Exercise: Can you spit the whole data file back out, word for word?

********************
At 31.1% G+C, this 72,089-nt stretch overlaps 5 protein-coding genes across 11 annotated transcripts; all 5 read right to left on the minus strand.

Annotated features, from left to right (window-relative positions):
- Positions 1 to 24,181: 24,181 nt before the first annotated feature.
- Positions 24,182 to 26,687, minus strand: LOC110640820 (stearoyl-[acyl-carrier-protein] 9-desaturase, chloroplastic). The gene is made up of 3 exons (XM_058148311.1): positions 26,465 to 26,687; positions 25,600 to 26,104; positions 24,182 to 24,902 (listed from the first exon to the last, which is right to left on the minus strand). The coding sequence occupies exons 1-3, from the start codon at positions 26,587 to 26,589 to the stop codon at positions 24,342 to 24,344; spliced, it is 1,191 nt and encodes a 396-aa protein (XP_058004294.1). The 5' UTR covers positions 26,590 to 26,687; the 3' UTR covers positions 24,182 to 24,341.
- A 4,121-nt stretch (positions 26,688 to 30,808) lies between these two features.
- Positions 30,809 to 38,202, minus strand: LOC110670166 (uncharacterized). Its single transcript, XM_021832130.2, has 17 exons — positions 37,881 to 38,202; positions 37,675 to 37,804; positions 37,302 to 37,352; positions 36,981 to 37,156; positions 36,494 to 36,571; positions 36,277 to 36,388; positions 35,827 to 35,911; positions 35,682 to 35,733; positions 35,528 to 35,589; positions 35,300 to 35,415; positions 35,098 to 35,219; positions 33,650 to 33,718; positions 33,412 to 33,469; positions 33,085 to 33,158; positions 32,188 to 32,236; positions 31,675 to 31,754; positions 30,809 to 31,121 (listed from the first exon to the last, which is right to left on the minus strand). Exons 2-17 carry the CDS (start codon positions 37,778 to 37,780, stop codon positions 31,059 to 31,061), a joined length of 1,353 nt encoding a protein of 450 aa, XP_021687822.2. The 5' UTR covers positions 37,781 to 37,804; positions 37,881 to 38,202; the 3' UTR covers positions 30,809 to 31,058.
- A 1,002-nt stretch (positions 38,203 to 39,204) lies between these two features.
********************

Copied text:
At 31.1% G+C, this 72,089-nt stretch overlaps 5 protein-coding genes across 11 annotated transcripts; all 5 read right to left on the minus strand.

Annotated features, from left to right (window-relative positions):
- Positions 1 to 24,181: 24,181 nt before the first annotated feature.
- Positions 24,182 to 26,687, minus strand: LOC110640820 (stearoyl-[acyl-carrier-protein] 9-desaturase, chloroplastic). The gene is made up of 3 exons (XM_058148311.1): positions 26,465 to 26,687; positions 25,600 to 26,104; positions 24,182 to 24,902 (listed from the first exon to the last, which is right to left on the minus strand). The coding sequence occupies exons 1-3, from the start codon at positions 26,587 to 26,589 to the stop codon at positions 24,342 to 24,344; spliced, it is 1,191 nt and encodes a 396-aa protein (XP_058004294.1). The 5' UTR covers positions 26,590 to 26,687; the 3' UTR covers positions 24,182 to 24,341.
- A 4,121-nt stretch (positions 26,688 to 30,808) lies between these two features.
- Positions 30,809 to 38,202, minus strand: LOC110670166 (uncharacterized). Its single transcript, XM_021832130.2, has 17 exons — positions 37,881 to 38,202; positions 37,675 to 37,804; positions 37,302 to 37,352; positions 36,981 to 37,156; positions 36,494 to 36,571; positions 36,277 to 36,388; positions 35,827 to 35,911; positions 35,682 to 35,733; positions 35,528 to 35,589; positions 35,300 to 35,415; positions 35,098 to 35,219; positions 33,650 to 33,718; positions 33,412 to 33,469; positions 33,085 to 33,158; positions 32,188 to 32,236; positions 31,675 to 31,754; positions 30,809 to 31,121 (listed from the first exon to the last, which is right to left on the minus strand). Exons 2-17 carry the CDS (start codon positions 37,778 to 37,780, stop codon positions 31,059 to 31,061), a joined length of 1,353 nt encoding a protein of 450 aa, XP_021687822.2. The 5' UTR covers positions 37,781 to 37,804; positions 37,881 to 38,202; the 3' UTR covers positions 30,809 to 31,058.
- A 1,002-nt stretch (positions 38,203 to 39,204) lies between these two features.